Don’t forget that all vessels, big or small, are required to have at least one certified naturalist guide for every 16 passengers (or less) that they have aboard. Something else is that every single vessel has a fixed itinerary for the year which is established and approved by the Galapagos National Park (so as to control the number of tourists arriving on each island). Itineraries can range anywhere between 2 to 15 days, depending on how much time and money you have. Be aware, however, that you lose a day-and-a-half just flying into and out of the Galapagos, meaning anything under a 5-day itinerary is borderline not worth it.
Another question people ask is when they should go to the Galapagos Islands. Both the availability of space and the weather in the Galapagos (see Climate) may affect when you choose to go to the Islands. Most boats fill up months, or even a year or two ahead of time for the months of June, July, August, December and early January. During other times of the year, availability is higher. Still, there is no foolproof way to predict how many people will come; it is best to simply come whenever it is most convenient for you. Remember: the Galapagos are a year-round destination.
Booking a cruise with a tour company in your home country or in Ecuador (via the internet) is usually the most convenient way of going about securing your place aboard. There are many tour companies selling Galapagos cruises, but it is always recommended that you look for tour companies that are reputable (preferably with numerous years of experience and positive reviews) and that have dedicated experts that can answer all of your questions about Galapagos. Remember: the Enchanted Islands are a once-in-a-lifetime destination, and it is ill-advised that visitors “cut corners” when deciding on who to travel with.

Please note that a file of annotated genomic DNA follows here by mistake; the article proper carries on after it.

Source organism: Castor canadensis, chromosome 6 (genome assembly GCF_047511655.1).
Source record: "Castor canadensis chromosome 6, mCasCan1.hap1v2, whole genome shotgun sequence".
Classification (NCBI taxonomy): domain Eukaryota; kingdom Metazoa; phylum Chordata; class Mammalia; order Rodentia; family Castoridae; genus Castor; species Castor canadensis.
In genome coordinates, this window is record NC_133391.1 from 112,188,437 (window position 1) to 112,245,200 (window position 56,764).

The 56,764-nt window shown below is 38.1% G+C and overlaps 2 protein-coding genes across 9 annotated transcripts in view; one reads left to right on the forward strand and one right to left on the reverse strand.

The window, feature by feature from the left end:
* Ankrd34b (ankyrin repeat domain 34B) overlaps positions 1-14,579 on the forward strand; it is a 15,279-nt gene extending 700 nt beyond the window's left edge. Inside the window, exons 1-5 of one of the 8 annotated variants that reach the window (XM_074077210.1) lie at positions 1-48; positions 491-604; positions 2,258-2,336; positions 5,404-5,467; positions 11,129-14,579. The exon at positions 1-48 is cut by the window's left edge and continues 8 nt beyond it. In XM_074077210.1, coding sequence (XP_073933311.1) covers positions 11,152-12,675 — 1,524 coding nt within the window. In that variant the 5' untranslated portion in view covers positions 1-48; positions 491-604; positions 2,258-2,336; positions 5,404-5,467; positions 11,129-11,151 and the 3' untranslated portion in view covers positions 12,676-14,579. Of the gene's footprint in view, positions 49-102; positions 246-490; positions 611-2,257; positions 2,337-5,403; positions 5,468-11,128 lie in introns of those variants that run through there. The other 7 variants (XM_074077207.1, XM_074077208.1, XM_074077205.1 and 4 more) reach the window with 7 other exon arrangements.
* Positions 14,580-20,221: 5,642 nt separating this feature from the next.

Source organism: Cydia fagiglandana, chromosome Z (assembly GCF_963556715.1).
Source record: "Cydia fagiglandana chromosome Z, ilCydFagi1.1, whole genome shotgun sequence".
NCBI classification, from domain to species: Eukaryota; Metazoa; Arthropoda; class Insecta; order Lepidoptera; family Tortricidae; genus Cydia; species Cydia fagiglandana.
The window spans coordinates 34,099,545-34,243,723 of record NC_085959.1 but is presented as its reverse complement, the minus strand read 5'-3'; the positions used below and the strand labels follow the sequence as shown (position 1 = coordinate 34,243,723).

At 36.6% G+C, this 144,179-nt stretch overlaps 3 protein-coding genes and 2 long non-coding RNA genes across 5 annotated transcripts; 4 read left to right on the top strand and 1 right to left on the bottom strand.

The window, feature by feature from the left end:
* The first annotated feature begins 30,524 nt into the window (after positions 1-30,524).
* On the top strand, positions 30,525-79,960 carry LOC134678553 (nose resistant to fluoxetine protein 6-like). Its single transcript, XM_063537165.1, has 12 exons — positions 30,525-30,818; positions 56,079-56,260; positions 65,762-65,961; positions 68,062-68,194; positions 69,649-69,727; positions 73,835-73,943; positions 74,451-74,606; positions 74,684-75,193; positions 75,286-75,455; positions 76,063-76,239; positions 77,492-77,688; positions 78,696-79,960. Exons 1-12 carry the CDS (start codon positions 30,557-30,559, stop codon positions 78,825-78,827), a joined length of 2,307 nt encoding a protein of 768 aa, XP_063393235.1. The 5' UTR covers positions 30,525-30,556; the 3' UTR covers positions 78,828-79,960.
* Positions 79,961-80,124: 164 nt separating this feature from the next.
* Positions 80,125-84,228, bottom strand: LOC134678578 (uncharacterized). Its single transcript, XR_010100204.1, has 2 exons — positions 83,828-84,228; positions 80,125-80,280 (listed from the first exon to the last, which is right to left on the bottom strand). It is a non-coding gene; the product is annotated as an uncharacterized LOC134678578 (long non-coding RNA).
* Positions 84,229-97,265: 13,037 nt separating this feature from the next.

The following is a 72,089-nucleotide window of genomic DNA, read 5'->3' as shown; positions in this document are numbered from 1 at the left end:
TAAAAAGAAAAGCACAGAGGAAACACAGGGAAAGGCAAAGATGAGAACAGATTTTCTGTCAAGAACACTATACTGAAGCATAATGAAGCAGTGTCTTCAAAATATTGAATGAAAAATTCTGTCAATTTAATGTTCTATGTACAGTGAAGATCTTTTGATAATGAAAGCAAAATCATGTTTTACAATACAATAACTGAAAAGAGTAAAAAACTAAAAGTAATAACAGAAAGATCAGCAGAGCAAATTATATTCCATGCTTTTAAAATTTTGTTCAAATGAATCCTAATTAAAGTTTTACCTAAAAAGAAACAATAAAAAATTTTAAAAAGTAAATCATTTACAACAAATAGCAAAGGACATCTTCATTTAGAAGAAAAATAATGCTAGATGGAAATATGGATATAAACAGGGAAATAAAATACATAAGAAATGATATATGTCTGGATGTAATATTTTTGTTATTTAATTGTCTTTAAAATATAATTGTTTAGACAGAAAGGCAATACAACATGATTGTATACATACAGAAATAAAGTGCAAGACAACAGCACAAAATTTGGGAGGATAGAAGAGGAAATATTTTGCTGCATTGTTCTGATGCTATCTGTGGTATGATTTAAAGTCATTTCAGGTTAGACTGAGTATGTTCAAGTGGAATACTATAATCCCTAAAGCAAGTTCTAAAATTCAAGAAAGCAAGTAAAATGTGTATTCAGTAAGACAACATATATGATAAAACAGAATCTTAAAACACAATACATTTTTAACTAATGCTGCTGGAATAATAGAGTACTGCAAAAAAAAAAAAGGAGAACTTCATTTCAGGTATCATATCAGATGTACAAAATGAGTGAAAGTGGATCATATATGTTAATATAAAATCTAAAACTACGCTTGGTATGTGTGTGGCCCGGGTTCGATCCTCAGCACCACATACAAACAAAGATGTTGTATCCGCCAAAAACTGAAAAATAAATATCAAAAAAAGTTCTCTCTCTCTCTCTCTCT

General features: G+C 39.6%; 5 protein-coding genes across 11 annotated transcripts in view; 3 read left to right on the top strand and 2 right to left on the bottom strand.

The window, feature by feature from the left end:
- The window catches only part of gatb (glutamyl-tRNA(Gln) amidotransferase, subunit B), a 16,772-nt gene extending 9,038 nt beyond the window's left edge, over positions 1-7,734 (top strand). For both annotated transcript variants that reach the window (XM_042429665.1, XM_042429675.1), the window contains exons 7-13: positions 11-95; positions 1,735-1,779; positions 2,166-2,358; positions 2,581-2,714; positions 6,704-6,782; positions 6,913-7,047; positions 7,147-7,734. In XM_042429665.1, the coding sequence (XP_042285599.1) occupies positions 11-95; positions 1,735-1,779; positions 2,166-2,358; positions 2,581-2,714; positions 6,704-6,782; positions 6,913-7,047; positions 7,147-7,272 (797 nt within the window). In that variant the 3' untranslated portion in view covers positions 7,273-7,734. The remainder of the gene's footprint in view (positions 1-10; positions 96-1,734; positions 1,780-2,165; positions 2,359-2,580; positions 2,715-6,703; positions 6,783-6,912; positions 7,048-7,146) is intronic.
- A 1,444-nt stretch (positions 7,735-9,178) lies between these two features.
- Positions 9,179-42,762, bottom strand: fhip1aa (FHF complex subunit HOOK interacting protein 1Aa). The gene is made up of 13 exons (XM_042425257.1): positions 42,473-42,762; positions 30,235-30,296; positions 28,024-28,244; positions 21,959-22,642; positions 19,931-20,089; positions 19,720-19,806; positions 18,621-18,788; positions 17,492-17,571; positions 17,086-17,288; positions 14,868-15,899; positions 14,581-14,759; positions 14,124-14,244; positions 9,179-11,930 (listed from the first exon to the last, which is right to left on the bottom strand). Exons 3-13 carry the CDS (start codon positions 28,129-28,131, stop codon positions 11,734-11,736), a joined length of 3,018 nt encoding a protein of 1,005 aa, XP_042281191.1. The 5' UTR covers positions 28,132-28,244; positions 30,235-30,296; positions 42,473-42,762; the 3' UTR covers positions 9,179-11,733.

When looking for a tour consider the following:
A handy website for getting even more tips about what to consider before booking your cruise is Galapagos Travel Expert.
For those trying their luck at finding good last minute prices on site, there are many agencies that can help you book a cruise either in Puerto Ayora in Galapagos or Guayaquil and Quito over on the mainland. There are also last-minute cruise websites that specialize in Galapagos. Very last minute 4-day cruises can sometimes be found in Puerto Ayora for as little as $600-$700 per person. While it is possible to get a pretty cheap last-minute deal, be aware that: many budget tours may opt to spend extra time in Puerto Ayora, might not have the best boats, have questionable safety standards, mediocre services and/or might only visit the inner, non-isolated islands.
Gigantic Tortuga (Chelonoidis nigra)
Boats in Puerto Ayora
Tortuga Bay, Island of Santa Cruz
Snorkeling & Scuba Diving
Snorkeling and diving are very popular activities as the sea life in Galapagos is incredibly rich and colorful. And the best part? They’re just as fearless as the creatures on land, especially sea lions and sea turtles!
Snorkeling equipment is often provided by tour operators and cruises (sometimes for free or sometimes for an added fee). Worth bringing if you’re going snorkeling is a waterproof camera. Remember to wear at least a T-shirt and sunscreen if you’re snorkeling, as it's easy to get sunburned under the strong Galapagos sun. Snorkeling offers a way to be in the water with fish, sea turtles, sea lions, white-tip reef sharks and many other creatures, making this a great option for those who don't have a SCUBA diving license. The older, farther islands to the west often have cooler water temperatures, meaning wetsuits might make for a more comfortable experience in the water (again: many cruise ships offer wetsuits, often times for an additional, nominal fee).
Diving in the Galapagos is incredible, as noted by Rodale's Scuba Diving Magazine. Darwin and Wolf Islands have been ranked as the best dive destination in the world for several years in the categories of healthiest marine environment, best big animal dive, and best advanced diving. Still, the Galapagos is not necessarily the right place for beginners or novices. Currents, surge, cold water, and sometimes poor visibility and depths make it a challenge for novices. Certification courses are available in both Santa Cruz and San Cristobal for those looking to learn, and there are several dive sites that are relatively beginner-friendly.